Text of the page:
''I was really frustrated,'' she said, but the linesman who upset her was soon changed anyway in a regular rotation.

From 0-4, she recovered to 3-4 by breaking Hingis twice, was broken herself for 3-5, and then hit a backhand winner to save a match point. She broke for 4-5 on a double fault and forehand error by Hingis, and held for 5-5.

Serving at 5-6, she yielded another match point with a double fault but survived it and one more when Hingis hit forehands long. Finally she held for 6-all with a forehand down the line.

Hingis gained one more match point in the tiebreaker with a backhand volley, but missed a backhand for 7-all.

Capriati then hit a winning forehand down the line, took the set when Hingis hit a backhand wide, and vigorously shook her fist several times.

The two traded early service breaks in the final set before Capriati won the last five games by pressing Hingis into errors.

She finished it with a spectacular lunging forehand crosscourt serve return.

Capriati earned $520,000 for her third title in her last five Grand Slam tournaments. She won the Australian and French opens last year and reached the semifinals at Wimbledon and the U.S. Open.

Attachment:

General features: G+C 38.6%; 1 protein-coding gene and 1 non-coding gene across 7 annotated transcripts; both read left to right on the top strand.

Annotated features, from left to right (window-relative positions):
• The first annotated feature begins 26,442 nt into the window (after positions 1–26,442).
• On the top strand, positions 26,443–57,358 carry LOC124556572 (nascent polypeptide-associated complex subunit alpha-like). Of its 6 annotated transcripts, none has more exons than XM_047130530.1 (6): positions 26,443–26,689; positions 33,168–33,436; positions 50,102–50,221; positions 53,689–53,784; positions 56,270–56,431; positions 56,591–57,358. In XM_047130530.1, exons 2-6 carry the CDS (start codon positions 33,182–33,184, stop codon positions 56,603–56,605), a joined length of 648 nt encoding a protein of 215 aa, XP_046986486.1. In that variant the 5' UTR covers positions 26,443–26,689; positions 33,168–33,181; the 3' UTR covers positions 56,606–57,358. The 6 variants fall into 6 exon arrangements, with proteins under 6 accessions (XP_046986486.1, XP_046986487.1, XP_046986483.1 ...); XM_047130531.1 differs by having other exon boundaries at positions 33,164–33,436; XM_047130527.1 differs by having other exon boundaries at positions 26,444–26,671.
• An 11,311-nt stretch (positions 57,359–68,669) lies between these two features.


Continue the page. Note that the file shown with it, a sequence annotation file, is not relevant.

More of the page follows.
Capriati made it to the French Open semifinals as a 14-year-old in 1990 and beat Steffi Graf for the Olympic gold medal in 1992. But at 17, she dropped off the tour for 2 1/2 years following the 1993 U.S. Open.

Her troubles as a teen-ager made international headlines, and it wasn't until she reached the Australian Open semifinals in 2000 that her comeback looked genuine.

Hingis became the youngest women's Grand Slam event champion of the 20th century when she won the Australian Open in 1997 at age 16.

But the rise of power players like Lindsay Davenport and sisters Venus and Serena Williams, and the comeback by Capriati, blocked her from winning major titles.

Despite that, she managed to keep the No. 1 ranking for a total of 209 weeks over various stretches. She had been at the top for 73 weeks when an ankle injury required surgery last October.

Davenport briefly took the top position, and then Capriati captured it this month as Davenport dropped off the tour for knee surgery.

In Saturday's other final, Mark Knowles of the Bahamas and Canadian Daniel Nestor won the men's doubles crown with a 7-6 (4), 6-3 win over French pair Michael Llodra and Fabrice Santoro.

In the men's singles final Sunday, Marat Safin will play on his 22nd birthday against Thomas Johansson of Sweden.

On the men's side, Marat Safin will play on his 22nd birthday Sunday for a second Grand Slam title, against Thomas Johansson.

Safin credits a cloudburst for helping him get that far.

''I needed that break, and God gave it to me,'' said Safin, who was trailing Tommy Haas 2-1 in sets Friday when the rain came, giving him a 50-minute rest while the stadium roof was closed.

After a massage and some coaching in the locker room, Safin came back for a 6-7 (5), 7-6 (4), 3-6, 6-0, 6-2 semifinal victory. Haas won only 11 points in the fourth set after the rain.

Without the rain, ''I had no chance to win,'' said the ninth-seeded Safin. ''I was lucky, believe me.''